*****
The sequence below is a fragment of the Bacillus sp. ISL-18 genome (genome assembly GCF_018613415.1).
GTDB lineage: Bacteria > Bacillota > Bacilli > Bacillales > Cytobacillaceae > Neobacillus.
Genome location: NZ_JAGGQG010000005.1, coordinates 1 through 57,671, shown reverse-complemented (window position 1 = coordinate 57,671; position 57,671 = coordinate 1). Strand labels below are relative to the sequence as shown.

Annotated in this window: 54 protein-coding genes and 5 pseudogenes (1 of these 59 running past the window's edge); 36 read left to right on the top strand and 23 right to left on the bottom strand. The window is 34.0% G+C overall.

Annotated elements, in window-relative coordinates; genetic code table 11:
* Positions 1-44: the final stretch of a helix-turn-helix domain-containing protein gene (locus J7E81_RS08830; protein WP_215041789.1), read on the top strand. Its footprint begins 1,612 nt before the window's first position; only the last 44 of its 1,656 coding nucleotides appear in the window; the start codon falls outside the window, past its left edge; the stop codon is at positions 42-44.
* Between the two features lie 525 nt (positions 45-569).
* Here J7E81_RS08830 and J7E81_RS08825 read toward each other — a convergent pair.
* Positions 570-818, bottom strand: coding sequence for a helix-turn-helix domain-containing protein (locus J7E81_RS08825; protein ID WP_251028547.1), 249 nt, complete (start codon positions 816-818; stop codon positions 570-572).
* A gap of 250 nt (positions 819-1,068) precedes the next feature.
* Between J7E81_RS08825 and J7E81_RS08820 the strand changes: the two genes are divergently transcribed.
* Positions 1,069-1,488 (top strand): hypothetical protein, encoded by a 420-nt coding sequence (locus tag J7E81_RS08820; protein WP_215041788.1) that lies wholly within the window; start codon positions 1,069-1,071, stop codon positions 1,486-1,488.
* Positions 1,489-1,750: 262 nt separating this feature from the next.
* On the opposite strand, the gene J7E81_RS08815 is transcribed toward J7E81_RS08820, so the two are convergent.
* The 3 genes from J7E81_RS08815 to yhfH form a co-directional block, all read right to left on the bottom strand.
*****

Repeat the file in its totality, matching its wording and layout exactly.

The sequence below is a fragment of the Bacillus sp. ISL-18 genome (genome assembly GCF_018613415.1).
GTDB lineage: Bacteria > Bacillota > Bacilli > Bacillales > Cytobacillaceae > Neobacillus.
Genome location: NZ_JAGGQG010000005.1, coordinates 1 through 57,671, shown reverse-complemented (window position 1 = coordinate 57,671; position 57,671 = coordinate 1). Strand labels below are relative to the sequence as shown.

Annotated in this window: 54 protein-coding genes and 5 pseudogenes (1 of these 59 running past the window's edge); 36 read left to right on the top strand and 23 right to left on the bottom strand. The window is 34.0% G+C overall.

Annotated elements, in window-relative coordinates; genetic code table 11:
* Positions 1-44: the final stretch of a helix-turn-helix domain-containing protein gene (locus J7E81_RS08830; protein WP_215041789.1), read on the top strand. Its footprint begins 1,612 nt before the window's first position; only the last 44 of its 1,656 coding nucleotides appear in the window; the start codon falls outside the window, past its left edge; the stop codon is at positions 42-44.
* Between the two features lie 525 nt (positions 45-569).
* Here J7E81_RS08830 and J7E81_RS08825 read toward each other — a convergent pair.
* Positions 570-818, bottom strand: coding sequence for a helix-turn-helix domain-containing protein (locus J7E81_RS08825; protein ID WP_251028547.1), 249 nt, complete (start codon positions 816-818; stop codon positions 570-572).
* A gap of 250 nt (positions 819-1,068) precedes the next feature.
* Between J7E81_RS08825 and J7E81_RS08820 the strand changes: the two genes are divergently transcribed.
* Positions 1,069-1,488 (top strand): hypothetical protein, encoded by a 420-nt coding sequence (locus tag J7E81_RS08820; protein WP_215041788.1) that lies wholly within the window; start codon positions 1,069-1,071, stop codon positions 1,486-1,488.
* Positions 1,489-1,750: 262 nt separating this feature from the next.
* On the opposite strand, the gene J7E81_RS08815 is transcribed toward J7E81_RS08820, so the two are convergent.
* The 3 genes from J7E81_RS08815 to yhfH form a co-directional block, all read right to left on the bottom strand.